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When it comes to the final tune recorded on March 11, 1932, there's no denying that it's an all-time classic: "Lawd You Made the Night Too Long." Oh man, I just got excited typing that title! This has always been one of my favorites but it's never gotten the universal acclaim I think it has deserves (which explains why I included it when I helped with the track listings of last year's 10-CD Universal boxed set, "Satchmo: Ambassador of Jazz"). The song itself was written by Sam Lewis and Joe Young, the team behind "Dinah." Louis wasn't the first to record it, but he was close; 10 days earlier, pianist Russ Carlson recorded it for Crown Records with a vocal by Dick Robertson and some nice muted trumpet playing possibly by Mannie Klein. If you know Louis's version, this should come as a surprise. (It did for me, I'll admit that!)

It's the same arrangement! I mean, it's identical. Zilner Randolph must have gotten a copy of the stock and just tweaked it to serve Pops, but otherwise, it's the same (even the same key). But what Louis does on top of it....well, all due respect to Carlson's crew, but this is the work of a genius. Listen with me:



Over the opening descending minor-keyed vamp, Louis shouts "Hallelujah" over and over, setting something of an ominous mood. Like the Carlson version, Louis take the melody in sober fashion, hitting upon a two-note clarion call of sorts that he repeats a few times, eventually setting his focus directly on the second note--a concert A--which he works over and over, giving it different inflections each time. He continues the low-key playing throughout his bridge, getting in a passionate trademark lick before going low to end his spot. Just an excellent reading of a melody, something that's harder than it sounds.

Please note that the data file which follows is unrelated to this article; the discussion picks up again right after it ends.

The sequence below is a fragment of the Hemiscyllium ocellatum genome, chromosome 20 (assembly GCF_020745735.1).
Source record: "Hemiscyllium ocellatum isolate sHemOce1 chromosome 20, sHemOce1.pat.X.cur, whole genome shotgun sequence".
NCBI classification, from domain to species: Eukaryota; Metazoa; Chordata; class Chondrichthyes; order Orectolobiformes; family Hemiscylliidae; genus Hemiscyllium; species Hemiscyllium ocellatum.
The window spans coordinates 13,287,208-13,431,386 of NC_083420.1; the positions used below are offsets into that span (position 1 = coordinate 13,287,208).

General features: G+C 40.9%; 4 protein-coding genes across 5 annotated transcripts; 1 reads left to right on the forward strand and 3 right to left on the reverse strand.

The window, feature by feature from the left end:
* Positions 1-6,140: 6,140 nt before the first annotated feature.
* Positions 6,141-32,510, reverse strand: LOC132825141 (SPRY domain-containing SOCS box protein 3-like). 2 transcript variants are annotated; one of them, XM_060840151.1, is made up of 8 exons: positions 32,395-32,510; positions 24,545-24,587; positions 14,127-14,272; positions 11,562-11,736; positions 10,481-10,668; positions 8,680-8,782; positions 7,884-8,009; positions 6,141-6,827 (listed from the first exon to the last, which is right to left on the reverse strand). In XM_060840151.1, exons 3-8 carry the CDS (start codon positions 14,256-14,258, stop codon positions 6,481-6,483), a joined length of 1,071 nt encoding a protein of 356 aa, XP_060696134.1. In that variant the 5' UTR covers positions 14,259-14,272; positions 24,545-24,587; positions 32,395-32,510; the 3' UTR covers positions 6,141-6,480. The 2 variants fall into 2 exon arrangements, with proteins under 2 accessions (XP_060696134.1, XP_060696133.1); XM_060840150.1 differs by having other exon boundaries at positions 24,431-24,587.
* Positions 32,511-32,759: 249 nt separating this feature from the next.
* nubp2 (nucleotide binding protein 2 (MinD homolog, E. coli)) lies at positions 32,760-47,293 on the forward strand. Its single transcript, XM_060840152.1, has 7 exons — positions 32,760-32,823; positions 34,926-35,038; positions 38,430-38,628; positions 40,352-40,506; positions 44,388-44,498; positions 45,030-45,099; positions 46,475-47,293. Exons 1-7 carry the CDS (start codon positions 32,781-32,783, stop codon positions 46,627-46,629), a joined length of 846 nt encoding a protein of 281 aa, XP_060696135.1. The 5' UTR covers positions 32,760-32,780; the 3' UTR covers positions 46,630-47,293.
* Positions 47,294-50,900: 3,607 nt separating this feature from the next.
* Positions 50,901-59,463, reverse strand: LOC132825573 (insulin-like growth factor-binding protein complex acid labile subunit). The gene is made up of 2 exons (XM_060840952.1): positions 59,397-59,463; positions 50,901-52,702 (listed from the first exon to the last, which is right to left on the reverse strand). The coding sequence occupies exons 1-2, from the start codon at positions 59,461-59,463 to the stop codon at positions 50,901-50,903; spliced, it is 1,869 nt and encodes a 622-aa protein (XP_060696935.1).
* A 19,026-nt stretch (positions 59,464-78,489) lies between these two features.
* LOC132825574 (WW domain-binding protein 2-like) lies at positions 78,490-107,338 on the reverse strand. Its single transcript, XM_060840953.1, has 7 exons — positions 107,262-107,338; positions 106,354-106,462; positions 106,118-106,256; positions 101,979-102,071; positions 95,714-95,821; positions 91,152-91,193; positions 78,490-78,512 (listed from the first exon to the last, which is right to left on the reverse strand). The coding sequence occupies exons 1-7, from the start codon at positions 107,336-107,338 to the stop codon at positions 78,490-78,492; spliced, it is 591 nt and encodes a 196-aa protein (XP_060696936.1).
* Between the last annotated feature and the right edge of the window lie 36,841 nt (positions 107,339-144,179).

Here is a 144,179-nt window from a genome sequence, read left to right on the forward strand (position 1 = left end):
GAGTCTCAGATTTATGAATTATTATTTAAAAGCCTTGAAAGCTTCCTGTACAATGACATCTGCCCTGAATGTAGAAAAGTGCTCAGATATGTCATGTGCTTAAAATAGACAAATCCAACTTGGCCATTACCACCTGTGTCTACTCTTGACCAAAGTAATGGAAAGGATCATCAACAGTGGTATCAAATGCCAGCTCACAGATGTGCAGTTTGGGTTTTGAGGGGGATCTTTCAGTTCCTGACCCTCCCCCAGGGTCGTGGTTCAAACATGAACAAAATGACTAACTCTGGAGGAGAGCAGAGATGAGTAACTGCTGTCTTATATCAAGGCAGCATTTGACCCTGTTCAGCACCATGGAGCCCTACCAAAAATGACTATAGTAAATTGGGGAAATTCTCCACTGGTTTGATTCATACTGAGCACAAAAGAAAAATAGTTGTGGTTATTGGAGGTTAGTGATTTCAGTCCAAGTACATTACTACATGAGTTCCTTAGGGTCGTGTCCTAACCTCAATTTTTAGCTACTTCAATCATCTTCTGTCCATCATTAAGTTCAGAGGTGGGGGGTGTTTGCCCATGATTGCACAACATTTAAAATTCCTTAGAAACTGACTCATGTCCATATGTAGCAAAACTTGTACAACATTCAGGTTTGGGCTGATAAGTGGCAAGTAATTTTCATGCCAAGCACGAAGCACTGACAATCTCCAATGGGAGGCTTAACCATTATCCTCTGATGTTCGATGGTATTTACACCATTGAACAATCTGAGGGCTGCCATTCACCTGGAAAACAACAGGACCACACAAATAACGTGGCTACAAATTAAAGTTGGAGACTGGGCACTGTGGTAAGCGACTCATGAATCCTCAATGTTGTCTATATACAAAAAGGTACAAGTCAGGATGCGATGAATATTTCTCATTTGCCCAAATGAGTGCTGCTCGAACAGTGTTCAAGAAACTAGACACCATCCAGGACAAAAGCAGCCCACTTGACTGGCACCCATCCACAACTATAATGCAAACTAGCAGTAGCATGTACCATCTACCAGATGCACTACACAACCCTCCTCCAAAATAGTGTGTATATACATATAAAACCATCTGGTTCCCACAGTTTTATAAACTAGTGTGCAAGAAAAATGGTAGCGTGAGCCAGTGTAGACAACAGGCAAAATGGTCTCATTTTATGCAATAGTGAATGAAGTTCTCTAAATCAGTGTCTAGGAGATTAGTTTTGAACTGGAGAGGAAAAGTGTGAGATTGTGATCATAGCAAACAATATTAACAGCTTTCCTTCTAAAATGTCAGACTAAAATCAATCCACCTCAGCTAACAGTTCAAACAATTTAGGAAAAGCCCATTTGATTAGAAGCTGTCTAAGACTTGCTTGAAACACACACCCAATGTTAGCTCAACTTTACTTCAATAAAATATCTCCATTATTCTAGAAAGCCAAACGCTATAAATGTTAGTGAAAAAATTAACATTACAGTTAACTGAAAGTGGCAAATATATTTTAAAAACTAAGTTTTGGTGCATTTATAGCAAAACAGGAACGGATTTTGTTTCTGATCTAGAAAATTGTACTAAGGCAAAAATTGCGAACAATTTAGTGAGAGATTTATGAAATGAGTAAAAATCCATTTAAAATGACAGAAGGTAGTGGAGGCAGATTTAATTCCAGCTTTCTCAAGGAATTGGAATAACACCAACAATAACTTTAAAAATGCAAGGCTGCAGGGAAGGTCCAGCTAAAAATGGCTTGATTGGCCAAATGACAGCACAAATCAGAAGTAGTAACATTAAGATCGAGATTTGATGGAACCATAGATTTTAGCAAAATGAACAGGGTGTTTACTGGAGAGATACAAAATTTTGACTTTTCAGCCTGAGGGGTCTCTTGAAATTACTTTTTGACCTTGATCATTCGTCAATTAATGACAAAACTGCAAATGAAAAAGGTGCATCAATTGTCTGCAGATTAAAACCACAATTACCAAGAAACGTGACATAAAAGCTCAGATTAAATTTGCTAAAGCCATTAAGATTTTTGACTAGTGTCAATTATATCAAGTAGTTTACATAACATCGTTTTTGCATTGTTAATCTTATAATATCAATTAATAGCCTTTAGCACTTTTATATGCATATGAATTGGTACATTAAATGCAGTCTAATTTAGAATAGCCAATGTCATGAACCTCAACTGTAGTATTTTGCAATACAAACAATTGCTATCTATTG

The reeds come in to take the final eight-bars, Lester Boone's alto once again out front, but the overall section giving a hint of the Guy Lombardo sound that Louis loved so much. Speaking of Lombardo, Guy eventually recorded this song with his Royal Canadians for Brunswick on April 7, 1932, less than a month after Louis's version. I know we're skipping ahead, but if you're interested on how the actual Lombardo organization sounded on this number, check it out on YouTube:

Back to Pops. After the reed interlude, it's time for a masterful vocal by The Man. I actually like Dick Robertson's vocal on the Carlson version but wow, Louis was in another universe during this time. He's so soulful throughout this outing, which also has some trumpet-like moments: Louis holds the first titular "long" as he would hold a high note, and even bends it to a higher note that would sound perfectly natural on his trumpet; there's a little triplet twist on the word "spring" that comes from Louis's instrumental conception; after singing the next phrase all on one pitch, he goes up for the word "song" and slides down like a gliss, etc.

The bridge is interesting; compared to the vocals on the Carlson and Lombardo versions, Louis starts his phrases a little late, perhaps due to unfamiliarity with the lyric, but he pulls it off, gradually building his emotions to a crazy level as he shouts, "What good is a heart and what good is a cabin" as if he's trying to get the good lord (lawd?) to hear him directly. Can't picture Robertson pulling that one off...

After ending the bridge on another falling vocal gliss, Louis continues his dramatic recasting of the melody but singing the next lines on a single pitch, completely leaving the written notes behind (much as he did on Young and Lewis's "Dinah"....I wonder if they appreciated the liberties he took with their songs?). I love Louis's pronunciation--and emphasis--on the word "earth" as "oy-th" before the gorgeous way he sings, "but who am I to say you're wrong." When he gets to the final reading of the title, his passion is positively jumping out of the record. I've said this before and I'll say it again; yes, Louis wrote the book on jazz singing but there wouldn't be any soul/R&B singing without him either.